Contingency planning has become mission-critical. The longer the coronavirus pandemic continues, the more it will expose the underlying fragility of today’s debt-laden global economy.
Companies therefore have to move into crisis management mode, with a number of key areas requiring immediate attention:
• Employee health and safety is the top priority. Governments are slowly waking up to the risks and are starting to provide expert advice. In the meantime, of course, many companies have already taken steps to reduce all unnecessary travel and to encourage home-working wherever possible. It would be prudent to assume their measures will last for longer than initially expected, as nobody will want to take the risk of problems emerging as a result of precautions being relaxed – especially in litigious countries such as the USA
• Value chain risks are clearly a key area of concern for the business itself. Upstream, the oil price collapse means that the new US shale gas expansions have lost their hoped-for feedstock advantage versus European and Asian producers. Downstream, China’s auto sales fell 80% in February, whilst smartphone sales were down 55%. We must assume that other affected countries will also see major declines, even if hopefully not on the same scale
• Supply chain risks are another major area for review. Anyone who has tried to map a modern supply chain knows that the exercise quickly reveals a number of ‘black holes’ where nobody really understands all the inter-dependencies. For example, although it might seem obvious in hindsight, did anyone really expect freight volumes in Los Angeles to fall 25% last month – even given its role as the largest gateway for seaborne China imports? And even if China does now return to normal, it will still take weeks for new shipments to arrive given the disruption that has occurred to freight and logistic operations
• Credit risks also have the potential to surprise the unwary. The lure of cheap money from the central banks, and investor pressure to maximise earnings, has unfortunately led many companies to over-leverage their balance sheets. Even a relatively small profit downturn will therefore put their financial viability at risk. And as we know, whilst banks are happy to lend when the outlook is sunny, they are very quick to withdraw when storms appear on the horizon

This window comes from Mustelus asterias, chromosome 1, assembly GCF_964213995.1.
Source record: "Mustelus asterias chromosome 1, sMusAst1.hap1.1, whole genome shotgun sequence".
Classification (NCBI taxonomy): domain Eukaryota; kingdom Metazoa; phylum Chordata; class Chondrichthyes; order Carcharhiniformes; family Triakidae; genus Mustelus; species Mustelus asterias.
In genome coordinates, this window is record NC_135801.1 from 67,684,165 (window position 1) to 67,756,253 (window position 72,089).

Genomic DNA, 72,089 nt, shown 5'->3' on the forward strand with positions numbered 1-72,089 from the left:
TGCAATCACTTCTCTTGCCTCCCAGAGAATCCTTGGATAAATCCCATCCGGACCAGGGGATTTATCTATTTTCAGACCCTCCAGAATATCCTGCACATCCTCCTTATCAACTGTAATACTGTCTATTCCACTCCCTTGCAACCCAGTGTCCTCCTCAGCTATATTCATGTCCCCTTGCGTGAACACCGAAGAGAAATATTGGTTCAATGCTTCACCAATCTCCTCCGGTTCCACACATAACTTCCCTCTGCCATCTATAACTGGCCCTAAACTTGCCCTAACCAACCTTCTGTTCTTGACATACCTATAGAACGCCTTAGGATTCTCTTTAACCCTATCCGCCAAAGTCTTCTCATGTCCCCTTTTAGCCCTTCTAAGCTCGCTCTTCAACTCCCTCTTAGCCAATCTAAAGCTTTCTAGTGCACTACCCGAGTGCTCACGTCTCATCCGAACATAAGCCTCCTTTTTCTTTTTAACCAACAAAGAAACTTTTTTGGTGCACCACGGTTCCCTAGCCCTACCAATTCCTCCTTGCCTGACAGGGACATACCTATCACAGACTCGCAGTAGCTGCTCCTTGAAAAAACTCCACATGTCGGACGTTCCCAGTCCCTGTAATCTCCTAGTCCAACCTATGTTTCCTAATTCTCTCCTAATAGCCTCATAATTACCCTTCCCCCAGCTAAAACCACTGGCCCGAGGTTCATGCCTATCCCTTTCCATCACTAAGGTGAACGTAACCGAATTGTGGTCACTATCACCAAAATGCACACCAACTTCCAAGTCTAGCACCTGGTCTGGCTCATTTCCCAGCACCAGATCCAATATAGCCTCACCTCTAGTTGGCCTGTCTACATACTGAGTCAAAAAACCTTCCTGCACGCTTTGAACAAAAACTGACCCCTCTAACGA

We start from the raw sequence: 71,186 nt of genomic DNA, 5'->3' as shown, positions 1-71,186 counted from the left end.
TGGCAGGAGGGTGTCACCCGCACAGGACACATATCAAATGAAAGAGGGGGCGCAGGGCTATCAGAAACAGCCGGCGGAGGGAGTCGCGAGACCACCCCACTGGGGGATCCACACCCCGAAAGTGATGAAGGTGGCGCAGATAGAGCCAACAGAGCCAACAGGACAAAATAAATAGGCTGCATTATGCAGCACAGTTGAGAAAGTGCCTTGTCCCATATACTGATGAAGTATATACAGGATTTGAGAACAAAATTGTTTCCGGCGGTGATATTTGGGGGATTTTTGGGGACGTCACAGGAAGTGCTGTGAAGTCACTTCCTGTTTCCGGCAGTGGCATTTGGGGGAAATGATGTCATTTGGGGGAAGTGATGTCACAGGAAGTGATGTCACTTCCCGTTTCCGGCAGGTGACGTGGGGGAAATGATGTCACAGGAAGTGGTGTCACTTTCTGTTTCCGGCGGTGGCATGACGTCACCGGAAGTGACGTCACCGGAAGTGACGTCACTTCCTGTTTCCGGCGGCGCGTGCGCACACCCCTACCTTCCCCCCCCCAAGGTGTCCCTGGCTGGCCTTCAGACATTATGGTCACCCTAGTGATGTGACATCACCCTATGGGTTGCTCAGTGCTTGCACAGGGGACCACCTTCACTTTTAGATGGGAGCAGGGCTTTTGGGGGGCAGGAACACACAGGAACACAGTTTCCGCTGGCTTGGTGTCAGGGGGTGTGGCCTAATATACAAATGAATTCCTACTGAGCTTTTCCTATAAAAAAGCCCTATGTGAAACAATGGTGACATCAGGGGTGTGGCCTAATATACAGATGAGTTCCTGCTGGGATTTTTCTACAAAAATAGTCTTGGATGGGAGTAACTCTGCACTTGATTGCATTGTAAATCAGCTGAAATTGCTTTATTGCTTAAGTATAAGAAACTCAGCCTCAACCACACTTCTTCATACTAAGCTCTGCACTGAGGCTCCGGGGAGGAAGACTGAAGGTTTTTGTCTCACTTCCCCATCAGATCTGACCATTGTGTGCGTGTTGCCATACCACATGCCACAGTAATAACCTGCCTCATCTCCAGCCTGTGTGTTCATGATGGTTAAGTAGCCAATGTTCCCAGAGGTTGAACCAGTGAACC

• Paradigm shifts add to the complexity that we now face. Today’s population growth is largely due to a major post-War rise in life expectancy, rather than a new babyboom. But older people already own most of what they need, creating a ‘demographic deficit’ in terms of demand growth. As a result, sustainability is now replacing globalisation as a key driver for our business. Used car sales, for example, are already cannibalising new car sales in China and elsewhere. Similarly, analysts see the used smartphone market growing by 50% over the next 3 years from the current 207 million sales.
Every business will have its own priority list of key risks. And, of course, I understand the feeling that ‘one can’t plan until one knows what is happening’. But whilst this was entirely logical in a world of ‘business as usual’, we now face the necessity of learning how to plan for uncertainty.
Reasonable people can disagree about whether the risks I have identified are a 10%, 50% or a 90% probability. But even if you assume they are just a 10% probability, their potential downside impact is so large that they cannot be ignored.
Contingency planning has therefore become mission-critical. One key uncertainty is that nobody can know how long the virus pandemic will last. But we can be sure that the longer it continues, the more it will expose the underlying fragility of today’s debt-laden global economy.
This crisis means it has therefore become mission-critical for businesses to build scenarios covering different timescales.
The aim is to understand what can be done today to mitigate the consequences of the epidemic extending beyond the end of this quarter, or into the second half of the year, in key markets? It will also provide a framework for assessing how recession might impact prices and margins for your products, as well as accelerating the trend towards buying second-hand products?
As the saying goes – “to fail to plan, is to plan for failure.”
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